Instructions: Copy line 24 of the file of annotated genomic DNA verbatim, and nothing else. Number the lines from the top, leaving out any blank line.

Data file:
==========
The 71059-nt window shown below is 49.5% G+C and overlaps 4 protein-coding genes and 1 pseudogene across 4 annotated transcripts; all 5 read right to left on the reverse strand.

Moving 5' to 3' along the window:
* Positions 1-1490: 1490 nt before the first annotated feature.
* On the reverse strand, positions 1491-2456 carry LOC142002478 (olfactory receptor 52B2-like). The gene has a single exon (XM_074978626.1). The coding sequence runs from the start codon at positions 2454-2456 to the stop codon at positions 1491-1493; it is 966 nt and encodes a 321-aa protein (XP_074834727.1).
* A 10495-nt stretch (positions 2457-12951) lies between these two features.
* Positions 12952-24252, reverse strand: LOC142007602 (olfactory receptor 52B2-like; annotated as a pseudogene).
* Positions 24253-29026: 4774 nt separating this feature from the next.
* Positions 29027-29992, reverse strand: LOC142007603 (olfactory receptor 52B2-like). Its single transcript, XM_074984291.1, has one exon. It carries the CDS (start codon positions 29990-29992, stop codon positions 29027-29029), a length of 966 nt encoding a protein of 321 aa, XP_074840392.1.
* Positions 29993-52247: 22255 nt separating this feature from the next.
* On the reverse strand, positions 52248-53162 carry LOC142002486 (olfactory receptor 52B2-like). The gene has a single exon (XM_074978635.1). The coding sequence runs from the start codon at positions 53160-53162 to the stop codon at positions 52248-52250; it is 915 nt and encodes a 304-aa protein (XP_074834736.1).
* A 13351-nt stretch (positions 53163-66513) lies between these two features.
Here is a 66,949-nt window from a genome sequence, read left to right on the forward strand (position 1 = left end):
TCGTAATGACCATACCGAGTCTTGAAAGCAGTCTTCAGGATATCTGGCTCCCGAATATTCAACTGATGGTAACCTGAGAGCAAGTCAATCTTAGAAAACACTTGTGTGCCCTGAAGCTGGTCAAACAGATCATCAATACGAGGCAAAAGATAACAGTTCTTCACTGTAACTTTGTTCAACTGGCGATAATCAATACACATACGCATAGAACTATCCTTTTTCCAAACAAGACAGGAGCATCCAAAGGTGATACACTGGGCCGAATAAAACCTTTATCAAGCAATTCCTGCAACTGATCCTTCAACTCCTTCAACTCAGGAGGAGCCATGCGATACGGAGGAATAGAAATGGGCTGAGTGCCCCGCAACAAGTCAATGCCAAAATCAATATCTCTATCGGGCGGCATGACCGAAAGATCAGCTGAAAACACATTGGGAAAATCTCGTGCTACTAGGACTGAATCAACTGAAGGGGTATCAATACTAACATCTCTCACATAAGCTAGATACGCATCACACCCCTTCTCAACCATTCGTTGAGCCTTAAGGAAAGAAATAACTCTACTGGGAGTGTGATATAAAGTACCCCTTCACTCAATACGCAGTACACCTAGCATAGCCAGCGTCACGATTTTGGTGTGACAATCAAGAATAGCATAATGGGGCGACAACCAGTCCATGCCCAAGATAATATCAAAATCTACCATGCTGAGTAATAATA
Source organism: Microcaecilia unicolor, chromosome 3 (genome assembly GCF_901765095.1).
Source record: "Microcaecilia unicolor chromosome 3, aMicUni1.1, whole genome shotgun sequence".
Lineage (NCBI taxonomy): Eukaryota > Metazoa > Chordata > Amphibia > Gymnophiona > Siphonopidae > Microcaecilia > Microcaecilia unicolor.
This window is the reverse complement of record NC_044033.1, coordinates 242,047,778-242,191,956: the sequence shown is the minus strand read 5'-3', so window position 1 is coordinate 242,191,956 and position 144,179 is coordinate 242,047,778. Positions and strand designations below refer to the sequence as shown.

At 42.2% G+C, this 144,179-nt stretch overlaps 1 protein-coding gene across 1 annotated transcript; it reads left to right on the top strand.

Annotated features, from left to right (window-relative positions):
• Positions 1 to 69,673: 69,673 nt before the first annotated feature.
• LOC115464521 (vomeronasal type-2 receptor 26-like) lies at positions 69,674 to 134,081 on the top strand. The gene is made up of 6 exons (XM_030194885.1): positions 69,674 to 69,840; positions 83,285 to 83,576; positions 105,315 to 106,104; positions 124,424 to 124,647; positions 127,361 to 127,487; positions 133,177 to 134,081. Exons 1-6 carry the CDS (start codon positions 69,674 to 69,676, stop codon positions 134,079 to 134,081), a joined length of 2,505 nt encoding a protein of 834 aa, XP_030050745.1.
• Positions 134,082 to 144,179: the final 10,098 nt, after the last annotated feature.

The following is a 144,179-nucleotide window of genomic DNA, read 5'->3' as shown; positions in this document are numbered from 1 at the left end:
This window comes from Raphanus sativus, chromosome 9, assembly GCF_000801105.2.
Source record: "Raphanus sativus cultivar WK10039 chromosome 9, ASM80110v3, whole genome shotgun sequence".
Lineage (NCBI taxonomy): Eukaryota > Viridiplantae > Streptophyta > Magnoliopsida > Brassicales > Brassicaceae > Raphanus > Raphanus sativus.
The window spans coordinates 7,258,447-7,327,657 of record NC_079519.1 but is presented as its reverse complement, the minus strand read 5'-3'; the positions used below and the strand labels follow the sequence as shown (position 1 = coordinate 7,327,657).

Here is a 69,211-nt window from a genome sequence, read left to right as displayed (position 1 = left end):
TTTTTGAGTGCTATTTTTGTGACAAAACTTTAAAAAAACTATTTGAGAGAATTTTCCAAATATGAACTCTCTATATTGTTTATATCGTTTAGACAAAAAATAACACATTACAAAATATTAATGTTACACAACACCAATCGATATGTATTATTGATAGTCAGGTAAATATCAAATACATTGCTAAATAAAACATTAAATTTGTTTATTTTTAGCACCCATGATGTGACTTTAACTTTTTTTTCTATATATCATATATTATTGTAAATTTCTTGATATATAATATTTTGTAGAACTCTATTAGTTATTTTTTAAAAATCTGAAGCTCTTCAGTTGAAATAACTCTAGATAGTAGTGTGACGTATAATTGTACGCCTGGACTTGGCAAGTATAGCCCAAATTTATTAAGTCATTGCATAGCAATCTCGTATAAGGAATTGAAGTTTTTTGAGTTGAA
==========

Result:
This window comes from Raphanus sativus, chromosome 9, assembly GCF_000801105.2.